In times of crisis, good news is no news. Iceland's meltdown made headlines; the remarkable stability of Canada's banks, not so much.
Yet the quiet success stories deserve as much attention as the spectacular failures. We need to learn from those countries that evidently did it right. And leading that list is our neighbor to the north.
Yes, I know, Canada is supposed to be dull. But I've always considered Canada fascinating, precisely because it's similar to the United States in many but not all ways. The point is that when Canadian and U.S. experience diverge, it's a very good bet that policy differences, rather than differences in culture or economic structure, are responsible for that divergence.
And anyway, when it comes to banking, boring is good.
First, some background. Over the past decade, the United States and Canada faced the same global environment. Both were confronted with the same flood of cheap goods and cheap money from Asia.
Economists in both countries cheerfully declared that the era of severe recessions was over.
But when things fell apart, the consequences were very different. In the United States, mortgage defaults soared, some major financial institutions collapsed, and others survived only thanks to huge government bailouts. In Canada, none of that happened. What did the Canadians do differently? It wasn't interest rate policy. Canadian interest rates have tracked U.S. rates quite closely, so it seems that low rates aren't enough by themselves to produce a financial crisis.
Canada's experience also seems to refute the view, forcefully pushed by Paul Volcker, the formidable former Fed chairman, that the roots of our crisis lay in the scale and scope of our financial institutions -- in the existence of banks that were "too big to fail." In Canada essentially all the banks are too big to fail: just five banking groups dominate the financial scene.
On the other hand, Canada's experience does seem to support the views of people like Elizabeth Warren, the head of the congressional panel overseeing the bank bailout, who place much of the blame for the crisis on failure to protect consumers from deceptive lending. Canada has an independent Financial Consumer Agency, and it has sharply restricted subprime-type lending.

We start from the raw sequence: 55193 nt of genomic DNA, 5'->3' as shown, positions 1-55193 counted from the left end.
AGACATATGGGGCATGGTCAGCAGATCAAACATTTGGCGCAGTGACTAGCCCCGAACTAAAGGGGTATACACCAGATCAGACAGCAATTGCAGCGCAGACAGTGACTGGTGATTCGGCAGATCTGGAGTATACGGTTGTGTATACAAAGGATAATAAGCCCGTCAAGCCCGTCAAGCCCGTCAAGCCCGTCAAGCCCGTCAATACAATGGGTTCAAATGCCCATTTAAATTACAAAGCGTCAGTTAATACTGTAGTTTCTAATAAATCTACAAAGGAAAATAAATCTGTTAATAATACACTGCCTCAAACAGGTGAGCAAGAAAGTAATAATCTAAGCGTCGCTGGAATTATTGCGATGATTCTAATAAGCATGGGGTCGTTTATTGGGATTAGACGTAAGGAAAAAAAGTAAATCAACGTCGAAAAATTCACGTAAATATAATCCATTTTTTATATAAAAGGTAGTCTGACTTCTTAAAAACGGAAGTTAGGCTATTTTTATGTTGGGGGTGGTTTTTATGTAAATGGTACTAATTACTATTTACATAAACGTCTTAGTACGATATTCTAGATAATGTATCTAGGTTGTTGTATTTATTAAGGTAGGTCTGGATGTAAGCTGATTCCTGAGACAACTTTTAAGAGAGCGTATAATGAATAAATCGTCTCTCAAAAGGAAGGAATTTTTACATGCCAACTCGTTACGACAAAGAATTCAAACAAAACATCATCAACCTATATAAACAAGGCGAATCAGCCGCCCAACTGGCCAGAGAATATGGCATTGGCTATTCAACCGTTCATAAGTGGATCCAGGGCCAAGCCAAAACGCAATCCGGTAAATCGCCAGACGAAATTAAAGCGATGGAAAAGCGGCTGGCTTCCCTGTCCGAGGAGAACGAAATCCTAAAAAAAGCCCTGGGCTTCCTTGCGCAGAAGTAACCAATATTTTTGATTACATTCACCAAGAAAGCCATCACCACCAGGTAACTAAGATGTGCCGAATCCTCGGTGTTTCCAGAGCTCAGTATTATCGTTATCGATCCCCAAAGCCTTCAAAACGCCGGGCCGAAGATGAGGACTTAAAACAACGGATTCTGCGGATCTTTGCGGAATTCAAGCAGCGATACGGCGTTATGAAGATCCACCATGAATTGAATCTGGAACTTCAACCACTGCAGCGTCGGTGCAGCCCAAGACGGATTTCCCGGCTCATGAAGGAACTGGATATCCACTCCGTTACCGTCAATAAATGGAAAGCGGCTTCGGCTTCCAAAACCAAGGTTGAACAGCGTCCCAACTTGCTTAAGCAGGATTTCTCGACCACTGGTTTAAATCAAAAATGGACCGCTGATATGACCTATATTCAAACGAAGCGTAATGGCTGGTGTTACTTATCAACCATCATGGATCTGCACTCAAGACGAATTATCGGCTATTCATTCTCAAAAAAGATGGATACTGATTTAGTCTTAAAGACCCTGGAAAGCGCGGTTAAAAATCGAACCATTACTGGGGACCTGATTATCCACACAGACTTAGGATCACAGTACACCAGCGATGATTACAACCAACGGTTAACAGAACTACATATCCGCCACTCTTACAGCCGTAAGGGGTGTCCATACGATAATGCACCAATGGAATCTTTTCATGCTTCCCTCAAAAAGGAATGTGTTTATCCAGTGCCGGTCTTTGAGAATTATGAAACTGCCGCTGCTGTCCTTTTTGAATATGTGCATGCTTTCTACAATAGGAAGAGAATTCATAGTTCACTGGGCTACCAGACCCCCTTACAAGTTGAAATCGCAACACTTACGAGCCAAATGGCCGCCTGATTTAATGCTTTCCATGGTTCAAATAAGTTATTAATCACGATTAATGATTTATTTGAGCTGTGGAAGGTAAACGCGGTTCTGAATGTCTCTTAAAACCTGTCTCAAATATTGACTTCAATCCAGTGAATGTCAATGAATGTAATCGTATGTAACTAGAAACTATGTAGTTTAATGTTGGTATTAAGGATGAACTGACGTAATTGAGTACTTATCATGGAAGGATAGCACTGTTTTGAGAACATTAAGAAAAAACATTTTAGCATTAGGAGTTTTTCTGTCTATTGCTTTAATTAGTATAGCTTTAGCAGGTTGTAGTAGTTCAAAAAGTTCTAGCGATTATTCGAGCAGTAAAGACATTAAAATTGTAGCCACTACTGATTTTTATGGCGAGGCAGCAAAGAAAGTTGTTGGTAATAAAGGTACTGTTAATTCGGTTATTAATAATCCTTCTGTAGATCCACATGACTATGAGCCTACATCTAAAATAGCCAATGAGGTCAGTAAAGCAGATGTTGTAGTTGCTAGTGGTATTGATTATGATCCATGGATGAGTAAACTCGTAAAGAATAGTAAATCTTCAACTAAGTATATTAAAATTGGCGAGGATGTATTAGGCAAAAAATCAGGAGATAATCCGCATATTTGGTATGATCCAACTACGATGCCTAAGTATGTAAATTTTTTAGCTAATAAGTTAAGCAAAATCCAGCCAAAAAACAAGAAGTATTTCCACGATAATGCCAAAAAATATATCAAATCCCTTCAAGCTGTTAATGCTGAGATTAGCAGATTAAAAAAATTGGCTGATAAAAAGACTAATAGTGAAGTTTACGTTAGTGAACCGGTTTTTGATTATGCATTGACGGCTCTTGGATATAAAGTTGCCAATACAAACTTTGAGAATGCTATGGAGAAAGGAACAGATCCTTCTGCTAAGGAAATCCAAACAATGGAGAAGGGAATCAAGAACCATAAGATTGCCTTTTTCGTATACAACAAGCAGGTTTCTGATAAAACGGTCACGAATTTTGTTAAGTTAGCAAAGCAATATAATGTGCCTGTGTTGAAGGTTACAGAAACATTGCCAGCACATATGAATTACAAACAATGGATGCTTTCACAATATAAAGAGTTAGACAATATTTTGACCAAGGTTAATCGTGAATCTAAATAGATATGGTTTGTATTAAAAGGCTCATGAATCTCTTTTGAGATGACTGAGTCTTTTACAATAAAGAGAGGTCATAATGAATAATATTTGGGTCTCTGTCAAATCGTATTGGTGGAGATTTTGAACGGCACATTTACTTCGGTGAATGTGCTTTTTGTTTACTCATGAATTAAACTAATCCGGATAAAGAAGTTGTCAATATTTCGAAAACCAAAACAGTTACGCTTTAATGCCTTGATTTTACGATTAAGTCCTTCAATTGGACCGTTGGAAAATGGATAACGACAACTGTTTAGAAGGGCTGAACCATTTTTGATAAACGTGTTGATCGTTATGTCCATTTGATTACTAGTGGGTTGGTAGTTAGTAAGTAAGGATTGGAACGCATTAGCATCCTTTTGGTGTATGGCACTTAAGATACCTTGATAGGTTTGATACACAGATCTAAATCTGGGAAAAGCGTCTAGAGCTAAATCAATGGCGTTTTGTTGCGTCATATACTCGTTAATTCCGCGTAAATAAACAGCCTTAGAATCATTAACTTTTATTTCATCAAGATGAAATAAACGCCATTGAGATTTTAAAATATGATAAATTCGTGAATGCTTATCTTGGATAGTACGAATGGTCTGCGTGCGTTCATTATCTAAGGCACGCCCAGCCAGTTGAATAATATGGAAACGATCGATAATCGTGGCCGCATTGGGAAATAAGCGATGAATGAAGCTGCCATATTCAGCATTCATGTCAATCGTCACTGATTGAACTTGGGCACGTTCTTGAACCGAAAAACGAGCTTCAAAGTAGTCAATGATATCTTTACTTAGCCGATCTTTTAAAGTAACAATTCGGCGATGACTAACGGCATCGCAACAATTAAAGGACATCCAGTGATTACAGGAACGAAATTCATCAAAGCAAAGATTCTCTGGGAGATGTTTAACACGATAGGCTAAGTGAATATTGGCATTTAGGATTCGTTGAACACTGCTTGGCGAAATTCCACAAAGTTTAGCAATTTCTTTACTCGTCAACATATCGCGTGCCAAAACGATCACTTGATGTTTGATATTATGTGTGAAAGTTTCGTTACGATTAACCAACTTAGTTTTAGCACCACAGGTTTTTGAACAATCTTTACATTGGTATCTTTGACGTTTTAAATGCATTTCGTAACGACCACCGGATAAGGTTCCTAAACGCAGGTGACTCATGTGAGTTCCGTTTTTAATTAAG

Above all, Canada's experience seems to support those who say that the way to keep banking safe is to keep it boring -- that is, to limit the extent to which banks can take on risk. The United States used to have a boring banking system, but Reagan-era deregulation made things dangerously interesting. Canada, by contrast, has maintained a happy tedium.
More specifically, Canada has been much stricter about limiting banks' leverage, the extent to which they can rely on borrowed funds. It has also limited the process of securitization, in which banks package and resell claims on their loans outstanding -- a process that was supposed to help banks reduce their risk by spreading it, but has turned out in practice to be a way for banks to make ever-bigger wagers with other people's money.
There's no question that in recent years these restrictions meant fewer opportunities for bankers to come up with clever ideas. But that, it turns out, was all to the good.
So what are the chances that the United States will learn from Canada's success? The financial reform bill that the House of Representatives passed in December would significantly Canadianize the U.S. system. It would create an independent Consumer Financial Protection Agency, it would establish limits on leverage, and it would require that lenders hold on to some of their loans.
But prospects for a comparable bill getting the 60 votes now needed to push anything through the Senate are doubtful.
Republicans are clearly dead set against any significant financial reform and some Democrats are ambivalent, too.
So there's a good chance that we'll do nothing, or nothing much, to prevent future banking crises.
THE NEW YORK TIMES NEWS SERVICE